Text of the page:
I saw an article recently that said that Republican presidential candidate Ben Carson has been given a zero rating by one of the primary fact-finding websites on the Internet, Politifact. This means that Carson has made no public statements of consequence that can be rated as totally true. The best he could muster is three “half-true” statements. The only other person who received this same rating is Donald Trump — though Trump had five “mostly true” statements.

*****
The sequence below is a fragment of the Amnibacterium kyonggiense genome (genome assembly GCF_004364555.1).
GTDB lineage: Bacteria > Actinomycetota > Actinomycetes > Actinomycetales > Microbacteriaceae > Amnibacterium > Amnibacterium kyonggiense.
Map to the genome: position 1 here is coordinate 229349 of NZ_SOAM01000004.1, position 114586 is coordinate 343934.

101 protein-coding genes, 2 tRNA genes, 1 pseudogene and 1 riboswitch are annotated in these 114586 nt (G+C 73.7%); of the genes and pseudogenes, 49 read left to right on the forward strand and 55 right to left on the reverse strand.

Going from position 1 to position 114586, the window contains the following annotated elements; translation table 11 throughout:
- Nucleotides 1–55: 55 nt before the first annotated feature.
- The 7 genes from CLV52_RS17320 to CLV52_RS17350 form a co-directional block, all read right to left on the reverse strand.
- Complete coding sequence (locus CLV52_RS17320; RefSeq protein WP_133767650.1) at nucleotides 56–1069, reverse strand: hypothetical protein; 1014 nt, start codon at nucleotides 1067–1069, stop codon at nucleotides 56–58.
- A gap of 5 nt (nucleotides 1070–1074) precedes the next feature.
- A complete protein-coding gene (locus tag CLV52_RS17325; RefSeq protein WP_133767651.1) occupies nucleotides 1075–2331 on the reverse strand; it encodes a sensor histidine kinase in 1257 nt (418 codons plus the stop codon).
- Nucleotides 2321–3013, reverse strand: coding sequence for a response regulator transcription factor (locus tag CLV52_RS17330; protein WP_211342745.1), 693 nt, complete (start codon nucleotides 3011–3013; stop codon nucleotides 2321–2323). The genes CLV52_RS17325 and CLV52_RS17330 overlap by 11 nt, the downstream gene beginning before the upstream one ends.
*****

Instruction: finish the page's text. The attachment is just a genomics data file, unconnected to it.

This means that the two leading Republican contenders for the highest office in the land cannot be trusted to tell the truth on the simplest of subjects.

That’s not really the bad part, though. It’s just how crazy Carson sounds. He has denied mathematics by claiming that the numbers in his own tax plan don’t add up to a huge deficit.

Carson recently dismissed as “propaganda” a debate moderator’s claim that he had a business relationship with a company called Mannatech. After Carson’s denial, his campaign manager admitted that the doctor did, indeed, have a contract for promotional services.

I have been closely watching politics for over 40 years, and this beats all I have ever seen. Carson and Trump are competing to see who can say the nuttiest thing while their poll numbers climb.

Michael Hale

IT consultant

Baton Rouge